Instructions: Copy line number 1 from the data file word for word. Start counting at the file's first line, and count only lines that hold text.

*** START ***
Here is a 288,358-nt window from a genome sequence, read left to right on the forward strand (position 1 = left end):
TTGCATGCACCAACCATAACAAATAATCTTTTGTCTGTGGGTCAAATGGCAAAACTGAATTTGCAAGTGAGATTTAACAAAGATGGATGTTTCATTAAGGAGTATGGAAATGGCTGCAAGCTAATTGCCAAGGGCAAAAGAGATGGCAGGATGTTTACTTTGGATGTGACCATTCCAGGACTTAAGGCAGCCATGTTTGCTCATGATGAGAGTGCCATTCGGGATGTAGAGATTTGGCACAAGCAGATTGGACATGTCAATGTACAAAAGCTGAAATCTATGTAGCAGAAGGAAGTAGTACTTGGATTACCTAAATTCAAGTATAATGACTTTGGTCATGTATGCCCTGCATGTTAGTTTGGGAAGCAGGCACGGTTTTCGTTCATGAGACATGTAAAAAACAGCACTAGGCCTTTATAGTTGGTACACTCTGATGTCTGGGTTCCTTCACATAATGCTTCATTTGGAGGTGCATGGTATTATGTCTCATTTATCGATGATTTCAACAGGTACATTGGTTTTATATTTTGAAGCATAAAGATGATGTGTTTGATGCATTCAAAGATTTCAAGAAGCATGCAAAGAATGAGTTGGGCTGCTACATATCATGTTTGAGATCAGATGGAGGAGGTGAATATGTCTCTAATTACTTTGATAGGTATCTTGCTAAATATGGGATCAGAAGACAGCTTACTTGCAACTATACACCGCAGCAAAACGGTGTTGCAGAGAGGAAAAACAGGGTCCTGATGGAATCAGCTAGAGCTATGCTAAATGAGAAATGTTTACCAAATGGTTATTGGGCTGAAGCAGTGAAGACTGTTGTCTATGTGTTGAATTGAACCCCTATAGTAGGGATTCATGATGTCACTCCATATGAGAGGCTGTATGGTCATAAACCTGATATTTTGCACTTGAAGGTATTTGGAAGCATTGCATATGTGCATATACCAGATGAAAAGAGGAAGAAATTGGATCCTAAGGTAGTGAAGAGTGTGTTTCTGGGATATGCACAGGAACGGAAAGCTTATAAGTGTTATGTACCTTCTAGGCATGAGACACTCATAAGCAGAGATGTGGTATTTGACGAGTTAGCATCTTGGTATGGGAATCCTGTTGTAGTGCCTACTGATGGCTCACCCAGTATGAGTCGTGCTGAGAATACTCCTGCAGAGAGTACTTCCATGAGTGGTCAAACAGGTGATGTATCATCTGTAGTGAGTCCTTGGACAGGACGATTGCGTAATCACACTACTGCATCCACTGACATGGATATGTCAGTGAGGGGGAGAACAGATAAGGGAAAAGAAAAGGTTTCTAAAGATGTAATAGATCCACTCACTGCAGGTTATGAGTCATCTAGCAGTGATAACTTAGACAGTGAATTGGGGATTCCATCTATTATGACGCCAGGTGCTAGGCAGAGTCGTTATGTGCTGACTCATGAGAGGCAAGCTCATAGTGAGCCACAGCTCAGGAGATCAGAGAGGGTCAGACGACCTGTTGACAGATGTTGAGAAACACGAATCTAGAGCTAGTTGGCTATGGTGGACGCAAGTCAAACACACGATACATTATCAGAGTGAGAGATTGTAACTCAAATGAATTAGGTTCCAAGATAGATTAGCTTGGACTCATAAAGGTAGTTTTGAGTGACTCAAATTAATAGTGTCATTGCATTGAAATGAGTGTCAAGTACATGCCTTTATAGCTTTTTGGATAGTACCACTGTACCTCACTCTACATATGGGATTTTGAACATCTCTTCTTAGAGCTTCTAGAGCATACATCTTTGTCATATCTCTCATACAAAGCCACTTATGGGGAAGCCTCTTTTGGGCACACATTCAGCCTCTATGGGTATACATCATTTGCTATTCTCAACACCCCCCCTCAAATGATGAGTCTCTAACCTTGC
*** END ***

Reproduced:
Here is a 288,358-nt window from a genome sequence, read left to right on the forward strand (position 1 = left end):